Current versions of all DINs either sequentially test each ear (monaurally) or present the test stimuli binaurally and identically to each ear (homophasic or diotic). This binaural DIN setup allows for rapid testing in approximately 3 min, whereas sequential testing of each ear doubles test time and may thus reduce uptake and completion. Using diotic presentation may, however, preclude detection of unilateral or asymmetric SNHL. These listeners may pass the diotic DIN test because performance is largely based on the functionally better ear (Potgieter et al. 2018). Furthermore, both monaural and diotic testing is insensitive to the attenuation caused by conductive hearing loss (CHL) because most DINs are presented at suprathreshold intensities. To improve the sensitivity of the DIN, especially for listeners with unilateral, asymmetrical SNHL, and CHL, this study evaluated the use of a DIN test paradigm using digits that are phase inverted (antiphasic) between the ears, while leaving the masking noise interaurally in-phase. Such a configuration of stimuli (NoSπ) was shown to improve DIN SRTs in normal-hearing listeners (Smits et al. 2016).
Sensitivity differences between diotic and antiphasic auditory stimulus presentations are commonly known as the binaural masking level difference (Hirsh 1948). Before the widespread use of the auditory brainstem response, binaural masking level difference was employed to distinguish between different types of hearing loss (Olsen & Noffsinger 1976; Wilson et al. 2003). Binaural masking level difference was reported to be poorer for listeners with various types and configurations of hearing loss compared with normal-hearing controls. Wilson et al. (1985) investigated speech masking level difference for people with unilateral SNHL. In the diotic condition (NoSo), only slight SNR variations were observed across a range of interaural level differences. However, in the antiphasic condition (NoSπ), SNRs became worse with increasing interaural level differences.
Smits et al. (2016) examined SRTs in different listening conditions for the Dutch and American-English DIN among normal-hearing listeners. Results indicated that the threshold advantage over monotic presentation provided by diotic (NoSo) presentation was small (≅1 dB). However, the use of antiphasic digits (NoSπ) provided a further ≅5 dB advantage. Listeners with unilateral SNHL or CHL are not expected to have full access to the antiphasic advantage due to subtle timing irregularities caused by peripheral hearing loss, either sensorineural (Jerger et al. 1984; Wilson et al. 1985; Thornton et al. 2012) or conductive (Jerger et al. 1984; Hartley & Moore 2003). In cases of symmetric hearing loss, the antiphasic advantage is expected to decrease as the degree of hearing loss increases because of increasing threshold and timing cue deterioration (Wilson et al. 1994). These findings support the idea that antiphasic digit presentation could sensitize the DIN for a wider range of hearing loss types while using a single binaural test. This would improve the function of current consumer-based DINs.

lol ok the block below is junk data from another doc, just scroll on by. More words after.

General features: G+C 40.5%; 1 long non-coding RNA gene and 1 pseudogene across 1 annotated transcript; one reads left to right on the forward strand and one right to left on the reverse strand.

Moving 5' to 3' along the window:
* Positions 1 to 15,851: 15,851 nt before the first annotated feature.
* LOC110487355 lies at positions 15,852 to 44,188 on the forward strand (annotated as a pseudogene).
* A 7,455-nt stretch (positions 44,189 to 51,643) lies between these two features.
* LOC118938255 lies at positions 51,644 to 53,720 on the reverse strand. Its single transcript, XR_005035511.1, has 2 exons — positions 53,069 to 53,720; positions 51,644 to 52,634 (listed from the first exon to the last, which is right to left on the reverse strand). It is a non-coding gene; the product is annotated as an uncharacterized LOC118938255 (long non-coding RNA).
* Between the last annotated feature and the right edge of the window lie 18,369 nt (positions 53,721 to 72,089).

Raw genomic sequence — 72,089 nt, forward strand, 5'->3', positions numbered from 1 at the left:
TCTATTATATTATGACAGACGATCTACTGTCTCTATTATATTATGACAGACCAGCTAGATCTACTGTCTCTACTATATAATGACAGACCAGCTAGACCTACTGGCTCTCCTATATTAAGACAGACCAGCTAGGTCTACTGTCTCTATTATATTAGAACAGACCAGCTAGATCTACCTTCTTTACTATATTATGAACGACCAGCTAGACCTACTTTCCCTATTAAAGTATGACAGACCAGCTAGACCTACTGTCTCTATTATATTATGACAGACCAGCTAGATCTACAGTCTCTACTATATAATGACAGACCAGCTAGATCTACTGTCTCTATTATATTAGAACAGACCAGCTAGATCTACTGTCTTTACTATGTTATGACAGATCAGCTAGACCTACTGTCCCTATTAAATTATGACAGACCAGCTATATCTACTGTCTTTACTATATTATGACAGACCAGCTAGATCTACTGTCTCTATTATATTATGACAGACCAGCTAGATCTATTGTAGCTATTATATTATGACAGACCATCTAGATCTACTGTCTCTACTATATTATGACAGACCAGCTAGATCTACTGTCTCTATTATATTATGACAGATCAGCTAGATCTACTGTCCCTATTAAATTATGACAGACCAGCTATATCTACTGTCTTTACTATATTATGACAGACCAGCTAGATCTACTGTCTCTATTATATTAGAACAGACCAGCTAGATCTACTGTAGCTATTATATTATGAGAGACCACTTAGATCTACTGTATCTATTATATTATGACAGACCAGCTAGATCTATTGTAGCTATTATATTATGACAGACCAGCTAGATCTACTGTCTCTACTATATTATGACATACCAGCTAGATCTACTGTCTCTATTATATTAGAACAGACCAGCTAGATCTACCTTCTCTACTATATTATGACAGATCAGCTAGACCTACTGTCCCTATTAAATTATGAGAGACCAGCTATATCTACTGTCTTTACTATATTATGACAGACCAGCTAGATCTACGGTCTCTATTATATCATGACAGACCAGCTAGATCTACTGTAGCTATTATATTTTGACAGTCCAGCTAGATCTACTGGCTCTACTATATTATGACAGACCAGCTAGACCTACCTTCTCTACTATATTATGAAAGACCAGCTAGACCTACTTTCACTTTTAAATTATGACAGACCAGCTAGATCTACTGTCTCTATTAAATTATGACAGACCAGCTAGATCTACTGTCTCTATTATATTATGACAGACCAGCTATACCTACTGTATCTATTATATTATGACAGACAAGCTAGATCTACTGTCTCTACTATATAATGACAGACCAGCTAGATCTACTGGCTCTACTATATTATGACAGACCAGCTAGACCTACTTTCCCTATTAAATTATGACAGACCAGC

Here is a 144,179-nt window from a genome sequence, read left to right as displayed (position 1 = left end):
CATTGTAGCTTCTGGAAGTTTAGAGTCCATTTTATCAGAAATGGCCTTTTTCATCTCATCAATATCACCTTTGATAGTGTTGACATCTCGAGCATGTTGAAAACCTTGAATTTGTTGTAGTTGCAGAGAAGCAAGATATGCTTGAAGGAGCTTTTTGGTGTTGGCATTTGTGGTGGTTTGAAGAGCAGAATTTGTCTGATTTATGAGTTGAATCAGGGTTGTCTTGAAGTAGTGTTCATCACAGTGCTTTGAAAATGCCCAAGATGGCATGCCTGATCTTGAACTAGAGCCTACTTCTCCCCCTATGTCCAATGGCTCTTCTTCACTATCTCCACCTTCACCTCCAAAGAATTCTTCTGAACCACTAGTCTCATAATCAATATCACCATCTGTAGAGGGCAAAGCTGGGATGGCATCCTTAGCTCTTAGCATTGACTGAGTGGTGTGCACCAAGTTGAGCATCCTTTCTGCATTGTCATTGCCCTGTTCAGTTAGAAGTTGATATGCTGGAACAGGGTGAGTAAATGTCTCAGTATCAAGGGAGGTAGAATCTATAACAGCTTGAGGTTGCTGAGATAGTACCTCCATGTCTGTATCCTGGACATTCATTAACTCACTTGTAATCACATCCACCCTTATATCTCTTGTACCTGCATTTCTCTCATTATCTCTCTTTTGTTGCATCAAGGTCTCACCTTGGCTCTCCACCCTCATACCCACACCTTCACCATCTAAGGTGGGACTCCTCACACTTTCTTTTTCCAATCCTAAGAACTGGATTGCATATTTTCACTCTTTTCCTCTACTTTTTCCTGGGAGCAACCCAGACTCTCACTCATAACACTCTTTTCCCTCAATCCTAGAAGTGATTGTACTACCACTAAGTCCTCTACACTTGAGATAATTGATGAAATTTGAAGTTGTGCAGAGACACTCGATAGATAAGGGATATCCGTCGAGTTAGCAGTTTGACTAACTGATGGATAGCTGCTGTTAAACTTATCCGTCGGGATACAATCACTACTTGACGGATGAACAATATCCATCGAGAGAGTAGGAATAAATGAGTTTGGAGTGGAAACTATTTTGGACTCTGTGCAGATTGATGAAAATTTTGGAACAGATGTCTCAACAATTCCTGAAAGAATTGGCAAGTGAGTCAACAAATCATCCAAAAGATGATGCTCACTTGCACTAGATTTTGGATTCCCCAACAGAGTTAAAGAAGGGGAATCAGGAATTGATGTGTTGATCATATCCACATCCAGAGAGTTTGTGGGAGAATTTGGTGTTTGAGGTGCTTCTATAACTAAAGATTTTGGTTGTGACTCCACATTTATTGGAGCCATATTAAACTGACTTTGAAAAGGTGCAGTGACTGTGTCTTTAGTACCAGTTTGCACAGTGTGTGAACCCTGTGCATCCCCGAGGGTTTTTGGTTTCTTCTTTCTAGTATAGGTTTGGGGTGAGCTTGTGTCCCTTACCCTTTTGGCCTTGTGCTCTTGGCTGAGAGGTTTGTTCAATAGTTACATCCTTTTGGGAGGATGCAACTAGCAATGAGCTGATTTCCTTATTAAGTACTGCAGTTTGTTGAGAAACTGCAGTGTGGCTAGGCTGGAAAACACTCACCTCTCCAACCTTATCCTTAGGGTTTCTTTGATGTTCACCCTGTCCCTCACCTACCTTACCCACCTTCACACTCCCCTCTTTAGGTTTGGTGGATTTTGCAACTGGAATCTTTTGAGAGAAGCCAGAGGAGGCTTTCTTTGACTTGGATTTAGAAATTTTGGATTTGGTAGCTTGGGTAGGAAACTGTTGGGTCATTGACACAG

The objective of this study was, therefore, to determine whether antiphasic digit presentation improves the detection of hearing loss relative to the diotic presentation.
MATERIALS AND METHODS
Study Design and Participants
A cross-sectional, repeated-measures study of the DIN SRT comparing diotic and antiphasic presentation within and between listeners of varying types and degrees of hearing loss was conducted. Listeners were recruited from a student population, a University clinic, and hospital and private practices in the Gauteng province of South Africa. Adults (18 to 84 years; Table 1) with various levels of hearing were recruited, based on a 4-frequency (0.5, 1, 2, and 4 kHz) PTA. The study sample included normal hearing (n = 41; PTA ≤ 25 dB HL in both ears), symmetric SNHL (n = 57; PTA > 25 dB HL), and unilateral or asymmetric SNHL (n = 24; PTA > 25 dB HL in the poorer ear). The better ear PTA of listeners with asymmetric SNHL did not exceed 45 dB HL. A sample of listeners with CHL (n = 23; PTA > 25 dB HL and PTA air-bone gap ≥ 20 dB HL in the poorer ear) was also recruited, including 3 listeners with symmetric and 20 with unilateral or asymmetric hearing loss. Bone conduction PTA thresholds (0.5, 1, 2, 4 kHz) for the poorer ear did not exceed 25 dB HL, except for 1 listener with CHL with poorer ear bone conduction PTA of 28 dB HL. Asymmetric hearing loss was defined as an interaural difference >10 dB (PTA). Hearing sensitivity categories were based on poorer ear PTA and categorized as excellent (0 to 15 dB HL), minimal (16 to 25 dB HL), mild (26 to 40 dB HL), moderate (41 to 55 dB HL), and severe to profound (56 to 120 dB HL). For analyses, the “excellent” and “minimal” categories were combined into a single “normal” category. Listeners had various levels of English-speaking competence. Non-native English speakers self-reported their level of competence on a nonstandardized scale from 1 to 10, a higher score indicating better competence (Potgieter et al. 2018).
The Health Sciences Research Ethics Committee, University of Pretoria approved the study protocol (number 58/2017). All eligible participants were informed on the study aims and procedures and provided consent before participation.
Procedures and Equipment